Thursday, March 25, 2010
Have You Met My Grandma?
Have you met my grandma?
She was a delightful lady who had ways all her own and opinions to match and yet never hurt anyone.
She was a true lady. She always wore perfume and dressed in mostly pastels, declaring black "much too sad." She matched her purse, her shoes, and often even her lipstick to her sweater which matched her slacks and somehow she always looked elegant. She was not seen without her hair done and her makeup on. When I spent a weekend with her, she would paint my nails to match hers . . . "our little secret," because I wasn't really allowed. She always remembered to take it back off before I went back home. Except that once.
She matched her bed clothes to her bedroom decor. This was a revelation to me when I was a child. My bedroom was pink, but I slept in all colors and patterns, until the day my grandma and I were out shopping. I picked out a powder blue nightgown. "But your bedroom is pink, Honey . . . this pink one will look much nicer." "But Grandma, who sees me when I'm sleeping?" "You do, Dear." My first lesson in taking pride in myself for myself's sake.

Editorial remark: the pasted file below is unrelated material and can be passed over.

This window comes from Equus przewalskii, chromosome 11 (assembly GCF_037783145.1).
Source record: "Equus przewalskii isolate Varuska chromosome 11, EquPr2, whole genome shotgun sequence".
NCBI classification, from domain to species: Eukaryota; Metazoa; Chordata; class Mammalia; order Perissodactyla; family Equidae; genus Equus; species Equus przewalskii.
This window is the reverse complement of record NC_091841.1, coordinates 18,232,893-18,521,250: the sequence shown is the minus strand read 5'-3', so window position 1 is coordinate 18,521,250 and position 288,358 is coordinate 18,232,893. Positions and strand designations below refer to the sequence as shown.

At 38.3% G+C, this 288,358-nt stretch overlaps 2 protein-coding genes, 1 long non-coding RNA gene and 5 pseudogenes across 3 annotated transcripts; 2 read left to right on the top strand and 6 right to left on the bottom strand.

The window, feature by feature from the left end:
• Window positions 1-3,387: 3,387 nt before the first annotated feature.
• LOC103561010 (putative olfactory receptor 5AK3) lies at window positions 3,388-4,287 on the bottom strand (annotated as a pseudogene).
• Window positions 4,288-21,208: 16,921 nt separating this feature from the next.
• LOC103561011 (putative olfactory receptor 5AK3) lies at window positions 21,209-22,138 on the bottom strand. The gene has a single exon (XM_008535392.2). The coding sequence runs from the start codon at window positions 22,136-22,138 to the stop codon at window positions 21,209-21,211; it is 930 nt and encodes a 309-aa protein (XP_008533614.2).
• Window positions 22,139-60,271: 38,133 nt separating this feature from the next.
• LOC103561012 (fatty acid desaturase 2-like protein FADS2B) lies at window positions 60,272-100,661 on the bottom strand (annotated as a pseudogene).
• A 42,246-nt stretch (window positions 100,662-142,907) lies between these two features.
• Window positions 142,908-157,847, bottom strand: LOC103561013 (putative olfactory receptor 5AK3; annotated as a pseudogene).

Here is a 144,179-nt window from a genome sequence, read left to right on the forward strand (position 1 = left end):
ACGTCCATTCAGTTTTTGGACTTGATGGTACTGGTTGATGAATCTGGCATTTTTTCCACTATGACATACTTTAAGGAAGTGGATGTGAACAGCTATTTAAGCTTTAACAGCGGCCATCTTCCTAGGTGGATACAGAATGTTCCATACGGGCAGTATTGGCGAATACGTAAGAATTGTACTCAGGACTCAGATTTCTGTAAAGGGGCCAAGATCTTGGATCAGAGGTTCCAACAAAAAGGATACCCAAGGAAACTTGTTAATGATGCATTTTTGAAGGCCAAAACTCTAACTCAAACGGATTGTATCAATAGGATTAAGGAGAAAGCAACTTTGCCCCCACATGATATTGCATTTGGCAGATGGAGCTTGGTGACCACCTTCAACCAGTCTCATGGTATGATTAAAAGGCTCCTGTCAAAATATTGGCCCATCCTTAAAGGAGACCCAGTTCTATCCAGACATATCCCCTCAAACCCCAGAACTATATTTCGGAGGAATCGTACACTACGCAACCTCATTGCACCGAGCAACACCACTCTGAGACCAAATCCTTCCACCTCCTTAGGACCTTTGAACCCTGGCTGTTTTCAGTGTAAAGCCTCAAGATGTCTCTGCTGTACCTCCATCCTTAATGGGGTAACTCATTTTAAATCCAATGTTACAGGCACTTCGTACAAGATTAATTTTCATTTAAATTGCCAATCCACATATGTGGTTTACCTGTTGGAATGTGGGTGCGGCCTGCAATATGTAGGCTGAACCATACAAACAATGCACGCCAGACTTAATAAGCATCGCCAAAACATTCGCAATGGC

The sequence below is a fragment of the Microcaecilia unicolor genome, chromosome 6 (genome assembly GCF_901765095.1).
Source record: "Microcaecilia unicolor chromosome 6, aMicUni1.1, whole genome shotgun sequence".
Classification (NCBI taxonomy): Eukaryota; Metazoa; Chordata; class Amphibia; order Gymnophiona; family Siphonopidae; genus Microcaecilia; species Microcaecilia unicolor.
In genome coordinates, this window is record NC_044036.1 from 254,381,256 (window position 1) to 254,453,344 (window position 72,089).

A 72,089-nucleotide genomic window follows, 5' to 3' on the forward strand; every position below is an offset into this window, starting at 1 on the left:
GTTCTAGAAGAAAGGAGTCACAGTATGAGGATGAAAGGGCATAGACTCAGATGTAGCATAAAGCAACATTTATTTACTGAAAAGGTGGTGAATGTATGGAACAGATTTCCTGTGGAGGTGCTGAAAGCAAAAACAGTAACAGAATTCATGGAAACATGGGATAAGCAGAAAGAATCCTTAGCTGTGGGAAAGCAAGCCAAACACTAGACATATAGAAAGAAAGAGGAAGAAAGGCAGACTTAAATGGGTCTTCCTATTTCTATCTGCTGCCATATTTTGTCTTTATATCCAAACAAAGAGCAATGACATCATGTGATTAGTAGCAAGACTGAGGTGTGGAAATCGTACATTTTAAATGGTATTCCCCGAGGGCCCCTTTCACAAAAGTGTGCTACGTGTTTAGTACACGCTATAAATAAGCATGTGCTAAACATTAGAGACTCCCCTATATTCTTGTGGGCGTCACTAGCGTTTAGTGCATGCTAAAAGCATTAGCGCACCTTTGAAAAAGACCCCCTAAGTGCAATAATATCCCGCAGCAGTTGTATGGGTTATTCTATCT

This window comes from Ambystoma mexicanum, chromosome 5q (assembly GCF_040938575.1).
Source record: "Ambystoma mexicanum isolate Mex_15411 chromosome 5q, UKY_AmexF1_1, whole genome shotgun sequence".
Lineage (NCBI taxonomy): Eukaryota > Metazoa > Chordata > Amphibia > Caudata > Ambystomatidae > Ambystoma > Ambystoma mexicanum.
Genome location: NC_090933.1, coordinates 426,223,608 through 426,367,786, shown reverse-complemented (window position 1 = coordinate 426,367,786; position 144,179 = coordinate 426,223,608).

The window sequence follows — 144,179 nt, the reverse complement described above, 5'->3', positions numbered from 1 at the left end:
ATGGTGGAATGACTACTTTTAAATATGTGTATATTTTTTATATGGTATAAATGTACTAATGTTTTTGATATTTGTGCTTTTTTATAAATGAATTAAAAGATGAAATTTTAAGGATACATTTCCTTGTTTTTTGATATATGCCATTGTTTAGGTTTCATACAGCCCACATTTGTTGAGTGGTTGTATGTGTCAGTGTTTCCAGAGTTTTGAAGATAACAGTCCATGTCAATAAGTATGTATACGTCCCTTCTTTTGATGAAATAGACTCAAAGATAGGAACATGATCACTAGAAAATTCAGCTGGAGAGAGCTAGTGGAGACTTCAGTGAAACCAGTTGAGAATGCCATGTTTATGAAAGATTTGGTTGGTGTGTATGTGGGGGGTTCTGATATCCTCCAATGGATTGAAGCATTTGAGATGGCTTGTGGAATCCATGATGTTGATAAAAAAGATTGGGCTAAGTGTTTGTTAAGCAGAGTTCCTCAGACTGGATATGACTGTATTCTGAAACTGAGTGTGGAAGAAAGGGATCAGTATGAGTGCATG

My grandma hosted all the major holidays. She cooked enough for an army, but did it with lavish style and love. And she often put Santa Claus to shame with her personalized gifts amassed throughout the year.
She wore red, white, and blue on the Fourth of July and took us to every neighborhood parade in town. Quite a feat when they all ran at practically the same time.
She listened to opera music and easy listening and held her head up high when her teenage-grandchildren-detractors teased and jeered. She eventually won me over to opera music, but never knew.
My grandma loved licorice and Johnny Carson and a good sleepover. She would enthusiastically participate in my ongoing experiment to try to stay up all night. She taught me to play double solitaire and would find ways to lose often enough to fund my personal shopping wallet for the next day.
She loved strawberries and had a big strawberry patch in her backyard. She ordered only strawberry pie and strawberry ice cream.
She was the one to tip me off, "Appear aloof to the boys who show interest in you," and to pinch my cheeks before answering the door.
She also told me I was beautiful, and, God love her, I think she really meant it . . . even though I really wasn't beautiful.
Have you met my grandma? No, I know you haven't. And now you won't. Because she died. She died on this day sixteen years ago. And I miss her freshly every. single. day.